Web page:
According to the research, of the 7.7% of advisors with misconduct-related disclosures, about one-third are repeat offenders, the professors say. They also say certain firms seem to be more tolerant of misconduct. “In my experience, most firms — especially major firms — run a very tight ship as far as only hiring advisors with good compliance records,” Elzweig said. “Having said that, there are firms that want the gross production and are willing to tolerate or even become havens for bad actors.”
As Matvos sees it, the study clearly states what “subset of disclosures” constitutes misconduct. “We also disclose the number of disputed disclosures,” he explained in an interview.
“In 2015, for instance, FINRA’s disclosure rate [for advisors was] 12.6%, which is very close to our figure of 12.7%. That tells me that we did not bungle that …Our [misconduct] focus was on [only] six of 22 categories, which we think are clear,” the professor said.
Lies, Damn Lies & Statistics
At the top of the list of 10 firms with a high percentage of misconduct are Oppenheimer & Co., First Allied and Wells Fargo Financial Network. UBS is on this list and also is on the list of 10 firms with a low percentage of misconduct, since the authors looked separately at wealth management and institutional/investment banking operations.
The first list says UBS Financial Services had more than 12,100 reps in the 2005 to 2015 period, while today it has about 7,100. Industry observers say the numbers for advisors with at least several other firms are incorrect.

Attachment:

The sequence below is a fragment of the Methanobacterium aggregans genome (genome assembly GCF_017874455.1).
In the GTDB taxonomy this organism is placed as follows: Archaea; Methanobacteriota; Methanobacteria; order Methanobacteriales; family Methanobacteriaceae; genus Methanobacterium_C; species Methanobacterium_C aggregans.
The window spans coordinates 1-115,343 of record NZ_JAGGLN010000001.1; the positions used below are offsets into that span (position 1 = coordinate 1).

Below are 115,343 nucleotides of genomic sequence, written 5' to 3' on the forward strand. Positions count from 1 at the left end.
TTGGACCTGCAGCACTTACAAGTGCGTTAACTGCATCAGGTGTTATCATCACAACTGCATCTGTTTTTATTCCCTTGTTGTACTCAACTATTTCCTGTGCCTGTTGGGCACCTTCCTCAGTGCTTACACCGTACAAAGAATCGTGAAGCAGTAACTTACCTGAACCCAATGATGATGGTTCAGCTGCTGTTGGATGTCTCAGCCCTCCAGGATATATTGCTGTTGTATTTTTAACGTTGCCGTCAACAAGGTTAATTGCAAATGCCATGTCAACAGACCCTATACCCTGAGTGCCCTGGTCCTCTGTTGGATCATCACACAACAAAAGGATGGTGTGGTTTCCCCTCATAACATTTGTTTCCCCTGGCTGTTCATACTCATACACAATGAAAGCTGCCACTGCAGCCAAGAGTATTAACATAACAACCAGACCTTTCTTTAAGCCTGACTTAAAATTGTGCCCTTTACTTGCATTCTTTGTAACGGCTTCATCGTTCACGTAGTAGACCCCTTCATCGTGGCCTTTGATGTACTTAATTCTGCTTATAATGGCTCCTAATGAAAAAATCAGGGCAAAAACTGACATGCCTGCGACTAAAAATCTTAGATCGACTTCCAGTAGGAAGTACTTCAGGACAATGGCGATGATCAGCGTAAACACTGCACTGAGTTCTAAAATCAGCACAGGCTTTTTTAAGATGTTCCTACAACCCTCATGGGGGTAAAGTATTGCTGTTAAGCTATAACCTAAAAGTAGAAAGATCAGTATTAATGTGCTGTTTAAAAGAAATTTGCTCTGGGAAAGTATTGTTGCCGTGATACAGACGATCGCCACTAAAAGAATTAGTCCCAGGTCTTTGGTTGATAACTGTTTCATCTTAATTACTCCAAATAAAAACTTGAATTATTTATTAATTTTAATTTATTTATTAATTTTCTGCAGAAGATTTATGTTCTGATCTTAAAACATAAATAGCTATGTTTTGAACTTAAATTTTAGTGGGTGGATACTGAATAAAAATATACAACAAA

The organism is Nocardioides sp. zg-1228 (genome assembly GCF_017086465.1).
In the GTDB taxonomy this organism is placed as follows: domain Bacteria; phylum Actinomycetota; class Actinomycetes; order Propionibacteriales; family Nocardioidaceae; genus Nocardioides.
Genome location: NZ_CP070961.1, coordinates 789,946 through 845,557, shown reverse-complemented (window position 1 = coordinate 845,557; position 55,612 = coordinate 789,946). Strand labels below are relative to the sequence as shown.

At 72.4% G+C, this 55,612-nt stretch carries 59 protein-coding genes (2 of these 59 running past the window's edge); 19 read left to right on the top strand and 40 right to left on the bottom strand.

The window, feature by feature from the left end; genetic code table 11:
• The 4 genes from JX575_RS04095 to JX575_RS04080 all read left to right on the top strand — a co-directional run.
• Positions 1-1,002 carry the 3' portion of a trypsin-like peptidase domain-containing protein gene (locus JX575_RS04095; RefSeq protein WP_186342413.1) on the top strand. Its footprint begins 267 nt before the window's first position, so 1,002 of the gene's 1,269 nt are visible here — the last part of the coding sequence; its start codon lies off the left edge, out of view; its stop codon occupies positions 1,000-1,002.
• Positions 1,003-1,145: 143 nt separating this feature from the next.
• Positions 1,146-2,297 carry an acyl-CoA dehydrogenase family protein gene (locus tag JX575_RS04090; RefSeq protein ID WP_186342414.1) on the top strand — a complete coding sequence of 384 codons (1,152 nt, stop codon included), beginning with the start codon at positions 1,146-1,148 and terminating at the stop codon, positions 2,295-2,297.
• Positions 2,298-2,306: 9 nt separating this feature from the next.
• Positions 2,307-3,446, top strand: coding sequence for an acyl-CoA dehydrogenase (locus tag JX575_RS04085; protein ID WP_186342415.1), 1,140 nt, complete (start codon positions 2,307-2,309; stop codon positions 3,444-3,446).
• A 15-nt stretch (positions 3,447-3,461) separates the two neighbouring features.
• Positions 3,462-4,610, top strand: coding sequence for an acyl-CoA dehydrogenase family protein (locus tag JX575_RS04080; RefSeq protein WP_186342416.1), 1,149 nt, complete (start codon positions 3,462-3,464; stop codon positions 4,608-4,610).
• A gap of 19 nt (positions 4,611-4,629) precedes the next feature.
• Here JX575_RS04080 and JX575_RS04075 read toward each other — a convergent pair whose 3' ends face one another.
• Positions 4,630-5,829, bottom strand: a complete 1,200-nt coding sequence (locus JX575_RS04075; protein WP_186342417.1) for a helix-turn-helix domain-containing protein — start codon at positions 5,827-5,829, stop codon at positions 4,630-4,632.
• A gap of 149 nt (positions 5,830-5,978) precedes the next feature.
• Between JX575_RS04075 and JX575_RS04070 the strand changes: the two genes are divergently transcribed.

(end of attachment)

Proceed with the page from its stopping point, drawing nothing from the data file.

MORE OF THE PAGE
In other words, the figures for advisors and the records of misconduct include individuals working with financial firms who have taken professional examinations but do not necessarily work with clients.
But, asks Matvos, if such figures are overstated, doesn’t that then mean the percentage figures for disclosures and misconduct “are too low?”
“I get it that there are mistakes in the methodology,” said Chip Roame, head of Tiburon Strategic Advisors, who nonetheless believes the study needs to be taken seriously and shouldn’t be dismissed by the industry over data concerns.
“The retail versus institutional distinction is important, and penalizes independent broker-dealers and big retail firms, while making institutional firms look better,” he explained in an interview.
Furthermore, complaints and even settlements “are not necessarily proof of bad actors,” Roame states. “And the study also excluded RIAs, an industry that positions itself as holier than thou but also may have generated the [Bernie] Madoffs, [Allen] Stanfords, etc.”
Several firms, which declined to comment specifically about data that referred to them, believe that settlements between advisors, firms and clients do not prove misconduct and should not have been included in the study’s statistics. In other words, the settlements were reached to put an end to a conflict but do not necessarily represent “guilt” tied to misconduct.
“It would be helpful to have a study — one without any questions about its methodology — that would shine a spotlight on firms that routinely hire advisors with proven records of misconduct,” said Elzweig. The size of settlements or awards could be used to distinguish between serious offenses and cases in which a firm paid off a plaintiff just to avoid more costly litigation.”